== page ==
Australian Catholic University is pleased to announce the new Faculty of Health Science research centre: Centre for Disability and Development Research: Enabling diversity across the lifespan, (CeDDR). Founded by its Directors Professor Christine Imms and Professor Peter Wilson, CeDDR is an international research collaboration dedicated to children with developmental impairments and their families. Childhood onset life-long conditions – for example, cerebral palsy, diabetes, intellectual impairment – are the focus of this work.
Through high impact research that influences practice and policy, CeDDR aims to enable children – whose lives are complicated by disability – and their families to meet the challenges to their development and to provide opportunities for them to thrive. Our overarching theme is: “Enabling diversity across the lifespan”.
ACU’s key international institutional partners in this Centre are McMaster University’s CanChild Centre for Childhood Disability Research; Radboud University’s Behavioural Science Institute;The Center for Cerebral Palsy Research at Teachers College, Columbia University; and Jonkoping’s CHILD Research Centre. In addition, CeDDR engages with parents and people with childhood-onset conditions as partners in research, including the Cerebral Palsy Support Network.
The multidisciplinary Professorial leadership group of CeDDR includes internationally renowned researchers in the field of childhood disability:
Director, Christine Imms, Professor of Occupational Therapy, and winner of the 2015 OT Australia National Research Award;
Co-Director Peter Wilson, Professor of Psychology, winner of ‘Best in Category, Digital Design’ at 2015 Premier’s Design Awards;
Professor Peter Rosenbaum, a developmental paediatrician from Canada,
Professor Bert Steenbergen, movement scientist from the Netherlands,
Professor Mats Granlund, developmental psychologist from Sweden, and
Professor Andy Gordon, movement scientist from the US.
This leadership group has been working together over the past 18 months to bring CeDDR to life. While the official launch of CeDDR is March 4 2016, on ACU’s Melbourne campus, the fruits of the collaboration are already evident in high impact publications and collaborative research grants developed during this formative period.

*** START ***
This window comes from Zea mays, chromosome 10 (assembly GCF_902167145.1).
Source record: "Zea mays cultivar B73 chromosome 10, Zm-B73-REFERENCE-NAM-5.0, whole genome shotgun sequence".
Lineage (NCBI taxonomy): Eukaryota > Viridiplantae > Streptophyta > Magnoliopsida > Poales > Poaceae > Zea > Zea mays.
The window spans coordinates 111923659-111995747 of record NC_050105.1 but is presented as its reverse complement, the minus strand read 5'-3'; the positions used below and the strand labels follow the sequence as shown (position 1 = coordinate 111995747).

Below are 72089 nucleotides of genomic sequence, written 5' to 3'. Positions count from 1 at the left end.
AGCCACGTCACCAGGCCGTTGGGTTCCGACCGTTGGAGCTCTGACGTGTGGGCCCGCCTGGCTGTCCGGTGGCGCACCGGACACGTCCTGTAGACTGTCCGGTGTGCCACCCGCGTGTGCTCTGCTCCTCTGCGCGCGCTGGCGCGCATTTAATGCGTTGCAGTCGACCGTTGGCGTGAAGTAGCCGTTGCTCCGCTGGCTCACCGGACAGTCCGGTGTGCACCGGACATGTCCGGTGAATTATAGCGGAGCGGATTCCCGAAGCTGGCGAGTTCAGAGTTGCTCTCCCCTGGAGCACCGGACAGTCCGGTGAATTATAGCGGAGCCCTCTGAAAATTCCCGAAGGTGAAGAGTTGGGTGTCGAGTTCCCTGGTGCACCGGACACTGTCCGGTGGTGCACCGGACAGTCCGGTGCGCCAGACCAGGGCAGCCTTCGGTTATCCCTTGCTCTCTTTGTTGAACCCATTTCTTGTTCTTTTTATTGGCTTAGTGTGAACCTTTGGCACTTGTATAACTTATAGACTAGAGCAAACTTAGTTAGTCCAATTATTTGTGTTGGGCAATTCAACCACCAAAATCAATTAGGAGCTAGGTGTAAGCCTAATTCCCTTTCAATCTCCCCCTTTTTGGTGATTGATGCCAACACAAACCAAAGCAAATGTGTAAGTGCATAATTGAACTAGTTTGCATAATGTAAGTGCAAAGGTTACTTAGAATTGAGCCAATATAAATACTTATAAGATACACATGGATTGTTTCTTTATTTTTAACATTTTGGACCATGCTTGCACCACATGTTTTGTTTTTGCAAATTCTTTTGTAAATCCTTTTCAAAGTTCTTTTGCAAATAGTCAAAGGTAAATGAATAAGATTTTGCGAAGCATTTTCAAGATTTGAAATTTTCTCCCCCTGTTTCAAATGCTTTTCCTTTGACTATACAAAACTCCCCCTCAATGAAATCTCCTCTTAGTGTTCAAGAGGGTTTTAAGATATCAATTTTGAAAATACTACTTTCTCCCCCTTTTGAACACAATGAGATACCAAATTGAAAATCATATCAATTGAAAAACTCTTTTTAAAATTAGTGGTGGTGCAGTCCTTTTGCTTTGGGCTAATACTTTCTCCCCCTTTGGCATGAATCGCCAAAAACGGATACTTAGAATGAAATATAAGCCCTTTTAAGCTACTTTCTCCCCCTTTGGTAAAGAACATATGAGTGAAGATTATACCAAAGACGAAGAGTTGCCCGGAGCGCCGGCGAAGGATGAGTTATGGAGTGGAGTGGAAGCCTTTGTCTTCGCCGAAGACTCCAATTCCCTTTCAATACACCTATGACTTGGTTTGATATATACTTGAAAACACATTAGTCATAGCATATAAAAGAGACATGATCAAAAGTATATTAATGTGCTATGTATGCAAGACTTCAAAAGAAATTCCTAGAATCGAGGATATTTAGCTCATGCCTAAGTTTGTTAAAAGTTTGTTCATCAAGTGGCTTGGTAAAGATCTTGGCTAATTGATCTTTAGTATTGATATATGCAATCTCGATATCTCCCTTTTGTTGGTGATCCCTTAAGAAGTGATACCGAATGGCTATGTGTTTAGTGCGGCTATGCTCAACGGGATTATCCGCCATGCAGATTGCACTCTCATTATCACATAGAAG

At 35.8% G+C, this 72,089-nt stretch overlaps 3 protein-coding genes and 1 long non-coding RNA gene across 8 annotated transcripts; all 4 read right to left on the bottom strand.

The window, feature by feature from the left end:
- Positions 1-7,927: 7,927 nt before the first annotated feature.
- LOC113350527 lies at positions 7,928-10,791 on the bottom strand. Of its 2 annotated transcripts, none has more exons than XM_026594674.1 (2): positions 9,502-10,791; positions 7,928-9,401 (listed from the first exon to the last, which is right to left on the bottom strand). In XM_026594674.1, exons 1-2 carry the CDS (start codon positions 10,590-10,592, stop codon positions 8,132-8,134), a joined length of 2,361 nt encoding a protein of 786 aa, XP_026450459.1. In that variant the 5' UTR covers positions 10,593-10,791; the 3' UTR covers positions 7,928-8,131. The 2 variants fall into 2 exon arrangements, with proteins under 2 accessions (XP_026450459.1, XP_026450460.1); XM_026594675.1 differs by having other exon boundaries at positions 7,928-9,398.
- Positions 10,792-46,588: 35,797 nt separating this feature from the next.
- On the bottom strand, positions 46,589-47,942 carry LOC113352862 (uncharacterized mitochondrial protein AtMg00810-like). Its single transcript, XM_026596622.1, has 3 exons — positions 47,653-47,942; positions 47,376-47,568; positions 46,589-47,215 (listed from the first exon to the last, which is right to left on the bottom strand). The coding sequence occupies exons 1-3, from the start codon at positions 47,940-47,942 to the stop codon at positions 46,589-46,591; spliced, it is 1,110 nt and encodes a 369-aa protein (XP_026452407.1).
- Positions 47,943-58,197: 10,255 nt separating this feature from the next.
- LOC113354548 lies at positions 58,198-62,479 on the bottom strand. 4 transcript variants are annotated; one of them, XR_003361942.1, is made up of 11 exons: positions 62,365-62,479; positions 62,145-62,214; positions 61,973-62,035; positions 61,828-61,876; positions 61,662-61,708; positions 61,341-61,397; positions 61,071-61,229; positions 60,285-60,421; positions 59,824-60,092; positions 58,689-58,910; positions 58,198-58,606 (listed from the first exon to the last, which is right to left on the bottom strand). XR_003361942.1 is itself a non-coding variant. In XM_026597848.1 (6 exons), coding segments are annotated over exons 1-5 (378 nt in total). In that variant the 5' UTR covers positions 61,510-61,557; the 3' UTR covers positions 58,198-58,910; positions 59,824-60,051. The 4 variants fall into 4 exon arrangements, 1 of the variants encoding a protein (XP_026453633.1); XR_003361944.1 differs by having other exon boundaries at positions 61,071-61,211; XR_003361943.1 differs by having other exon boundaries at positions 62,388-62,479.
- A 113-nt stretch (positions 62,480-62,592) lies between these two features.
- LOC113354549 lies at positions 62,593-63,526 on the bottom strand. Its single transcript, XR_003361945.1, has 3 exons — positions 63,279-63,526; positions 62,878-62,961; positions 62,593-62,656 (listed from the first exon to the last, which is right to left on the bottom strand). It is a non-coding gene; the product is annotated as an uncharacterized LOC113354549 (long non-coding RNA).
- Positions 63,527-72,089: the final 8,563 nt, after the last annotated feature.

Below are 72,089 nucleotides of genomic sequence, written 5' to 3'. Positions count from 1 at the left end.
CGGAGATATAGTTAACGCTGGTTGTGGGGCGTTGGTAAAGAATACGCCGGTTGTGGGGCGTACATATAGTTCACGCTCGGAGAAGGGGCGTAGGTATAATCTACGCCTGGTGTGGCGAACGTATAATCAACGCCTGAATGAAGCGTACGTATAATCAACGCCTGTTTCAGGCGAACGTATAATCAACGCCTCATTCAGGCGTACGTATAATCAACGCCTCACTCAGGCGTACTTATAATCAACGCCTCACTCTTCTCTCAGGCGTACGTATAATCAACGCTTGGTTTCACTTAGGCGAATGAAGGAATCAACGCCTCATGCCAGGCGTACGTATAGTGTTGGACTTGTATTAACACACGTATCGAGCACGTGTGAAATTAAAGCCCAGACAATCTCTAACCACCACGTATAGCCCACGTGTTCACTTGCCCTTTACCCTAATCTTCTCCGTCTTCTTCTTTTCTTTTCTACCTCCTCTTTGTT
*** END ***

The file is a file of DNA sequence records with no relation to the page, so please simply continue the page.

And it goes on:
Informed by the framework of WHO’s International Classification of Functioning, Disability and health (‘the ICF’) the Research Programs of CeDDRencapsulate the vision and themes as follows:
Understanding and optimising participation in people with childhood-onset disability across the lifespan.
II. Multi-modal therapies for children with motor impairments: Studies in this program aim to investigate the effect of interventions that are currently available, that focus on improving activity capacity and performance in children with primary motor impairments such as cerebral palsy.
Mechanisms of motor control, learning and cognition in neurodevelopmental disorders and in children without impairments.
Innovations in motor and cognitive rehabilitation using new technologies. We have developed two innovative virtual-reality based solutions – Elements and Resonance – for rehabilitation in children with neurodevelopmental disorders and in adults with brain injury. These systems have been developed in R&D laboratories at RMIT and ACU, including usability studies. Seehttp://www.premier.vic.gov.au/winners-announced-for-2015-premiers-design-awards/
V. Parent and family factors in childhood disability. Research within the family domain will occur in collaboration with, and direct application to, the needs of, families raising a child with additional care needs due to childhood onset impairment.